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My name is Phillip Rey Silva, and I am a senior at San Diego State University (SDSU). I am majoring in biology with an emphasis in cellular and molecular biology. I am working on a double minor in psychology (cognitive and behavioral neuroscience) and religious studies. I have posted my current undergraduate experiences and will update as I continue my academic journey. This page should help map out my accomplishments and research interests.
My research experience began at SDSU during June of 2012 with my acceptance into an undergraduate research program. Minorty Access to Research Careers (MARC), which is funded by the NIH/NIGMS, allowed me to leave my food service job in order to pursue my true passion – research. I plan to apply to graduate programs in Neuroscience, Neurobiology and Behavior, Pharmacology, and Cell and Molecular Biology during Fall 2013. I am currently working on my honor's thesis under the guidance of Dr. Chitra Mandyam at The Scripps Research Institute. My project is investigating the effects of Isoxazle-9 on various brain regions in subjects that self-administered methamphetamine, self-administered sucrose, or served as control.
Outside of the coursework and time spent at the lab, I work as an academic mentor for incoming freshman through the Aztec Freshman Connection program. I assist them with picking classes, choosing between majors/minors, using new studying techniques, and their transition to college life at SDSU. Additionally, I am their writing tutor; I edit their major essays and provide different ways to brainstorm, organize, and proofread. This creates a great feeling of accomplishment. My mentor throughout my freshman year significantly impacted my success, and I am happy at the opportunity to give back to other first-generation college students.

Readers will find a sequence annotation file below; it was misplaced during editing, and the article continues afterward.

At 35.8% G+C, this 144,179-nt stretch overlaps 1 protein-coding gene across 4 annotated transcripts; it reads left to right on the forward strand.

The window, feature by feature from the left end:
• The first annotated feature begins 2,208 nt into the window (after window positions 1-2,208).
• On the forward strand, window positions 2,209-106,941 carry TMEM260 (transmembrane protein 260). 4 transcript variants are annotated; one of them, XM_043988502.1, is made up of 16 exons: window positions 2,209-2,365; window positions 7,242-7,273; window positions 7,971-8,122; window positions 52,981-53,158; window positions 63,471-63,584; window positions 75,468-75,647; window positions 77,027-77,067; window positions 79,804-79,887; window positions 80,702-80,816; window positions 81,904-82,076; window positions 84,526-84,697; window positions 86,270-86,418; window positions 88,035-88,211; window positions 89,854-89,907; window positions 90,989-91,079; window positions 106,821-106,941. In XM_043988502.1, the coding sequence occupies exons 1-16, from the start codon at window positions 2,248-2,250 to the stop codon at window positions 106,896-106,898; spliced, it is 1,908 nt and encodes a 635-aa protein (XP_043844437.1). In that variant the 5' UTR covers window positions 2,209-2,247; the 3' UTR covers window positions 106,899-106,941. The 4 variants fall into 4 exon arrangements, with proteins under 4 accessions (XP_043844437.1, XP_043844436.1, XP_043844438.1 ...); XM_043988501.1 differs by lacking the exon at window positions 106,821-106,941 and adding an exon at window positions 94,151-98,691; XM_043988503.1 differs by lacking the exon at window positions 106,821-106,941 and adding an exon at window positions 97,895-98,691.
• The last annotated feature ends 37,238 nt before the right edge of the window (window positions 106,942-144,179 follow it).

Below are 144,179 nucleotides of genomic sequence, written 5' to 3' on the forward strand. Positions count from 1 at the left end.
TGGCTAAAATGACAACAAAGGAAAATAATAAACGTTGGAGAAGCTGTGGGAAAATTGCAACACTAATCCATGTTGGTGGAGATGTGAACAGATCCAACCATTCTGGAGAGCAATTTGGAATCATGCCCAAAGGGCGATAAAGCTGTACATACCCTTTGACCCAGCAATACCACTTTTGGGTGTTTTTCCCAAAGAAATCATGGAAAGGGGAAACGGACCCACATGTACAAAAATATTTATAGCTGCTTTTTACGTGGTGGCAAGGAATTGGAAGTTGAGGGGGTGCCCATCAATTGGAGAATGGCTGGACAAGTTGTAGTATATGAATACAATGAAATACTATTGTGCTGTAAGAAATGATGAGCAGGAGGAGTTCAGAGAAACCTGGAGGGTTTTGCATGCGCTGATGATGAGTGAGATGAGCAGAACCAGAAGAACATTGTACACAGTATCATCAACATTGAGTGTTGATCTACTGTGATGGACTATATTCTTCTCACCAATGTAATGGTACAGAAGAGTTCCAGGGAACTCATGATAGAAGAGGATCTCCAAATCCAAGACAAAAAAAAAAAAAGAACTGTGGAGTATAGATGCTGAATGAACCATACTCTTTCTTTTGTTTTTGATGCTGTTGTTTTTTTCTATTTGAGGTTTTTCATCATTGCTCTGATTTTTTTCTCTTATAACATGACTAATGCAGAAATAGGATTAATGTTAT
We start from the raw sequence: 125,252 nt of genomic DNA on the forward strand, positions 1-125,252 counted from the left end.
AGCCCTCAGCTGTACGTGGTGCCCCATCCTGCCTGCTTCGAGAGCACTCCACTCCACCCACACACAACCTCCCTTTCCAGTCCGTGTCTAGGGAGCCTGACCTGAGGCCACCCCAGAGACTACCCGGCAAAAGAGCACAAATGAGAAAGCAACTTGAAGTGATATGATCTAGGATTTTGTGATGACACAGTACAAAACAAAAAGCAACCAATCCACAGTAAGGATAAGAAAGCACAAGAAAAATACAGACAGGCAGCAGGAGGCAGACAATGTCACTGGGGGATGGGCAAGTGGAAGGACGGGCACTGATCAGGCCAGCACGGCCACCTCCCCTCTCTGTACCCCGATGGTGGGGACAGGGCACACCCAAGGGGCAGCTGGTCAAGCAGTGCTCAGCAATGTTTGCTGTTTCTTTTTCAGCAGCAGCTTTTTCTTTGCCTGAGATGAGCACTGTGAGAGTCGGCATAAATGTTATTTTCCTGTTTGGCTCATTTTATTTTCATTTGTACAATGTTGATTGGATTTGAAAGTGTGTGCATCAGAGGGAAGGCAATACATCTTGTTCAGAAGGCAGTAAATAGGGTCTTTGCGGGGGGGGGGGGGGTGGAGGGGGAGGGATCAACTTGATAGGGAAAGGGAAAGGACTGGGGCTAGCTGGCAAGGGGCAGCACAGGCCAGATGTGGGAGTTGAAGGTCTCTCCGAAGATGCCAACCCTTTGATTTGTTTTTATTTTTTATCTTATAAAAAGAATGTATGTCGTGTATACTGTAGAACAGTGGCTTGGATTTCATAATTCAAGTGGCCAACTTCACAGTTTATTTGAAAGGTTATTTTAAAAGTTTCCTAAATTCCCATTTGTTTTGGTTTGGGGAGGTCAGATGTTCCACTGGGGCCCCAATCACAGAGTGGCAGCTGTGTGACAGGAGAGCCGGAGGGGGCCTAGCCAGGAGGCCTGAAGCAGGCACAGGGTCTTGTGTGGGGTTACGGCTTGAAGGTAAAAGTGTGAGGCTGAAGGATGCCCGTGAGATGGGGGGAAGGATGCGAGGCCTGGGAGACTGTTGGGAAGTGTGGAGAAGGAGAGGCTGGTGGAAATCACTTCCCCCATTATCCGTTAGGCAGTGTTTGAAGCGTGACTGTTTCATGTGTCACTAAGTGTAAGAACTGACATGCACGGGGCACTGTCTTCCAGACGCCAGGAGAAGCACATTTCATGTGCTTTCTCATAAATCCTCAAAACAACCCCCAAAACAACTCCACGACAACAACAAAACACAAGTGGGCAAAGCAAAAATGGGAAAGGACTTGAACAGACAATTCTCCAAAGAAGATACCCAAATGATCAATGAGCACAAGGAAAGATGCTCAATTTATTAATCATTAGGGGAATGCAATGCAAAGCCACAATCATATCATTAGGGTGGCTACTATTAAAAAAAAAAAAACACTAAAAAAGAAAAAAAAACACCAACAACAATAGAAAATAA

Another hobby of mine is raising awareness about higher education. I have served on student panels that discuss the academic, extracurricular, and research opportunities available at SDSU. As of Fall 2013, I am President and Co-Founder of the SDSU Neuroscience Club. We plan to do community service events (so far, Alzheimer's Walk and high school visitations) and provide information about the vast field of neuroscience, including academic research, medical school, and biotechnology. Guest speakers will allow students to network with professionals in the field. Journal clubs will provide opportunities to practice deciphering advanced scientific literature without the pressure of a classroom setting.
I took this image of rodent Purkinje cells while using StereoInvestigator.
During my second week of research, I had the opportunity to hold a preserved brain. It's crazy to think that this 3lb organ synchronizes the activity of the entire body and with that, creates our perception of reality. The brain is truly a significant aspect of biology.